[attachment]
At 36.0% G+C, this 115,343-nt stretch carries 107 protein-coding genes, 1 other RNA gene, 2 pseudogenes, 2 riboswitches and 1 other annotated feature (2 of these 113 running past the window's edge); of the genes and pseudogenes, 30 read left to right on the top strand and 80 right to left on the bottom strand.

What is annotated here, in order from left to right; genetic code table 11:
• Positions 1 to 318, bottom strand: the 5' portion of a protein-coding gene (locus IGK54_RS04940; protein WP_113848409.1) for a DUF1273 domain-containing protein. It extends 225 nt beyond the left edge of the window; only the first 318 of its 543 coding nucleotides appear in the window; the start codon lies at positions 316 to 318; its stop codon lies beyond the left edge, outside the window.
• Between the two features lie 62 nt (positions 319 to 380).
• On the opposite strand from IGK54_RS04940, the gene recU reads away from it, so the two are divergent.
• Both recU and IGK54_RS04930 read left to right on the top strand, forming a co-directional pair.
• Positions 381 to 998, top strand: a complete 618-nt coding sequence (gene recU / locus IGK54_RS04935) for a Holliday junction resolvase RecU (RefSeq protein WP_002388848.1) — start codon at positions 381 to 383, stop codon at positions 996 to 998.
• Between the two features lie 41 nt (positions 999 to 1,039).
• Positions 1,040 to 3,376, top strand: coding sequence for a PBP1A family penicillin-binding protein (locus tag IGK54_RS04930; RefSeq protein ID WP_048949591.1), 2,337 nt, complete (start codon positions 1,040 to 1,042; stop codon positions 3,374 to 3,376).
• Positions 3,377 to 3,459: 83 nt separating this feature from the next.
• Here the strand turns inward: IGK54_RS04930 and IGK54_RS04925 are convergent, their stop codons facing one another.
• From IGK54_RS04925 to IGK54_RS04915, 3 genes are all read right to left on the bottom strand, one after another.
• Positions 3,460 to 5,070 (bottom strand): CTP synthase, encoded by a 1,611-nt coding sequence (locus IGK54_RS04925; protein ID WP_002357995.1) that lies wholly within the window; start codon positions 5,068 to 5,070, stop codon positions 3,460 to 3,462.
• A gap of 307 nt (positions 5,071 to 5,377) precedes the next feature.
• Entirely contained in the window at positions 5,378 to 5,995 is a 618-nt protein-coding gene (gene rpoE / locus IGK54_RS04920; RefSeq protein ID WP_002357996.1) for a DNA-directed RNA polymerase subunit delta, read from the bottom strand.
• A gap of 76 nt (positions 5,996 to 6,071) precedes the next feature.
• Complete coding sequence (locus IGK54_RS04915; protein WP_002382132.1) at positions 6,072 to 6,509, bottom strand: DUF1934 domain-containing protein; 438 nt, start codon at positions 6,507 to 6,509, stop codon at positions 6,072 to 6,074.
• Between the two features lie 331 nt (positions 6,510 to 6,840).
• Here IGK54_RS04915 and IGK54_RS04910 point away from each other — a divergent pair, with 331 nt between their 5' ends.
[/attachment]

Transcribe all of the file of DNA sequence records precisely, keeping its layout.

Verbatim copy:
At 36.0% G+C, this 115,343-nt stretch carries 107 protein-coding genes, 1 other RNA gene, 2 pseudogenes, 2 riboswitches and 1 other annotated feature (2 of these 113 running past the window's edge); of the genes and pseudogenes, 30 read left to right on the top strand and 80 right to left on the bottom strand.

What is annotated here, in order from left to right; genetic code table 11:
• Positions 1 to 318, bottom strand: the 5' portion of a protein-coding gene (locus IGK54_RS04940; protein WP_113848409.1) for a DUF1273 domain-containing protein. It extends 225 nt beyond the left edge of the window; only the first 318 of its 543 coding nucleotides appear in the window; the start codon lies at positions 316 to 318; its stop codon lies beyond the left edge, outside the window.
• Between the two features lie 62 nt (positions 319 to 380).
• On the opposite strand from IGK54_RS04940, the gene recU reads away from it, so the two are divergent.
• Both recU and IGK54_RS04930 read left to right on the top strand, forming a co-directional pair.
• Positions 381 to 998, top strand: a complete 618-nt coding sequence (gene recU / locus IGK54_RS04935) for a Holliday junction resolvase RecU (RefSeq protein WP_002388848.1) — start codon at positions 381 to 383, stop codon at positions 996 to 998.
• Between the two features lie 41 nt (positions 999 to 1,039).
• Positions 1,040 to 3,376, top strand: coding sequence for a PBP1A family penicillin-binding protein (locus tag IGK54_RS04930; RefSeq protein ID WP_048949591.1), 2,337 nt, complete (start codon positions 1,040 to 1,042; stop codon positions 3,374 to 3,376).
• Positions 3,377 to 3,459: 83 nt separating this feature from the next.
• Here the strand turns inward: IGK54_RS04930 and IGK54_RS04925 are convergent, their stop codons facing one another.
• From IGK54_RS04925 to IGK54_RS04915, 3 genes are all read right to left on the bottom strand, one after another.
• Positions 3,460 to 5,070 (bottom strand): CTP synthase, encoded by a 1,611-nt coding sequence (locus IGK54_RS04925; protein ID WP_002357995.1) that lies wholly within the window; start codon positions 5,068 to 5,070, stop codon positions 3,460 to 3,462.
• A gap of 307 nt (positions 5,071 to 5,377) precedes the next feature.
• Entirely contained in the window at positions 5,378 to 5,995 is a 618-nt protein-coding gene (gene rpoE / locus IGK54_RS04920; RefSeq protein ID WP_002357996.1) for a DNA-directed RNA polymerase subunit delta, read from the bottom strand.
• A gap of 76 nt (positions 5,996 to 6,071) precedes the next feature.
• Complete coding sequence (locus IGK54_RS04915; protein WP_002382132.1) at positions 6,072 to 6,509, bottom strand: DUF1934 domain-containing protein; 438 nt, start codon at positions 6,507 to 6,509, stop codon at positions 6,072 to 6,074.
• Between the two features lie 331 nt (positions 6,510 to 6,840).
• Here IGK54_RS04915 and IGK54_RS04910 point away from each other — a divergent pair, with 331 nt between their 5' ends.